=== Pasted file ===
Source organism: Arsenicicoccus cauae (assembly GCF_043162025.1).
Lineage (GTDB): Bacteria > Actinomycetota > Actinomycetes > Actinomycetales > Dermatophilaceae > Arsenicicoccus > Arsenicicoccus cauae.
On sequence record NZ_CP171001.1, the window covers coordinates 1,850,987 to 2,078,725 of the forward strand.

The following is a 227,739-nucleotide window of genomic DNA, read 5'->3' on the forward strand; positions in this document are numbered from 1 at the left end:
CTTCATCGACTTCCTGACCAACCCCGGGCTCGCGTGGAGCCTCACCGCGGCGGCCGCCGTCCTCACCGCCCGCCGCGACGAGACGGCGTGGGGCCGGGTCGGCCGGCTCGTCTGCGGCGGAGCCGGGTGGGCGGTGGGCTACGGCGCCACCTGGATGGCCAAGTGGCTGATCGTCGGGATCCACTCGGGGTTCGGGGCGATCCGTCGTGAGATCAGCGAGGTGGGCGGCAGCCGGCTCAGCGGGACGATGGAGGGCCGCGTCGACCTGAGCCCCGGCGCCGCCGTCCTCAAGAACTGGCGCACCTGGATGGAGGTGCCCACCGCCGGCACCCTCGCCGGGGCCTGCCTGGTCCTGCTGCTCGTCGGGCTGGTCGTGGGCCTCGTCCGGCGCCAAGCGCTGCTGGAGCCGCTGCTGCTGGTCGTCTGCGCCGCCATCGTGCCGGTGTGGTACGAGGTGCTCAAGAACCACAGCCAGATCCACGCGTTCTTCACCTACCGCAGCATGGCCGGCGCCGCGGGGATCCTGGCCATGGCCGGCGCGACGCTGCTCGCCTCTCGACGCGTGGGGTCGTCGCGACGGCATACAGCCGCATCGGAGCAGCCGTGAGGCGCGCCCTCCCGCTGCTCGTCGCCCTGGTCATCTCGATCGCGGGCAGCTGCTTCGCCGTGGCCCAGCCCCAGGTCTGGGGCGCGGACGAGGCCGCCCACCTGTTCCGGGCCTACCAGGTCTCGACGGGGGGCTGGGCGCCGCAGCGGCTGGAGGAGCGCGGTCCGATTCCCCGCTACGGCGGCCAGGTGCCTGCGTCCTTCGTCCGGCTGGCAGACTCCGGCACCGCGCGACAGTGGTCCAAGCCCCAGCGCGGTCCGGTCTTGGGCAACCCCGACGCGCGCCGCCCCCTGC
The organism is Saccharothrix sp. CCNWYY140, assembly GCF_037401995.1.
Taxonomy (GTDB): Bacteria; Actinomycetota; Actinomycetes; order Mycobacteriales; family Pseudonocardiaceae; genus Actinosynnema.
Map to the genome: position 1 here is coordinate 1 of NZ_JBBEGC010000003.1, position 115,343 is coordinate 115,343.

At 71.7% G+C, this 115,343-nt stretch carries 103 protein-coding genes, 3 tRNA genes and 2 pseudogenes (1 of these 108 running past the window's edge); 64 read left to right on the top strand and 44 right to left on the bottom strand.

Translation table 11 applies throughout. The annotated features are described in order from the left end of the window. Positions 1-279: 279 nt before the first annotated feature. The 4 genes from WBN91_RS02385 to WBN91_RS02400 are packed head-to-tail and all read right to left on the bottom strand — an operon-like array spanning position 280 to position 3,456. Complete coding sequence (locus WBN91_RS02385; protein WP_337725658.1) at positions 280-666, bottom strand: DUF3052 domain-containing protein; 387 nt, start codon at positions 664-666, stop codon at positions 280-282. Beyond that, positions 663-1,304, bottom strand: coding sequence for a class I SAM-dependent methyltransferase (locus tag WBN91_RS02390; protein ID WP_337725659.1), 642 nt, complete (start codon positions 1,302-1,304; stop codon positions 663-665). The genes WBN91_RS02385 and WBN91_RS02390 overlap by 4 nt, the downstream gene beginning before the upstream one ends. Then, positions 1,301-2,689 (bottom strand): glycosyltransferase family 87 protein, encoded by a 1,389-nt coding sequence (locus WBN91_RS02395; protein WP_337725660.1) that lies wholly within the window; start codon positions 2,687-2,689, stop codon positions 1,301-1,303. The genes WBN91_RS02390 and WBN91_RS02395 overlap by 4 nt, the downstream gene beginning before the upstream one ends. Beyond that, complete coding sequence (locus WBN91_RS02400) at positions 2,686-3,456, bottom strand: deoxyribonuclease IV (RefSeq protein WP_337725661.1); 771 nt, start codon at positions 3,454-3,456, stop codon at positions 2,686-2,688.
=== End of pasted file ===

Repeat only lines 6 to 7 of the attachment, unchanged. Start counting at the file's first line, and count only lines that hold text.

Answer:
The organism is Saccharothrix sp. CCNWYY140, assembly GCF_037401995.1.
Taxonomy (GTDB): Bacteria; Actinomycetota; Actinomycetes; order Mycobacteriales; family Pseudonocardiaceae; genus Actinosynnema.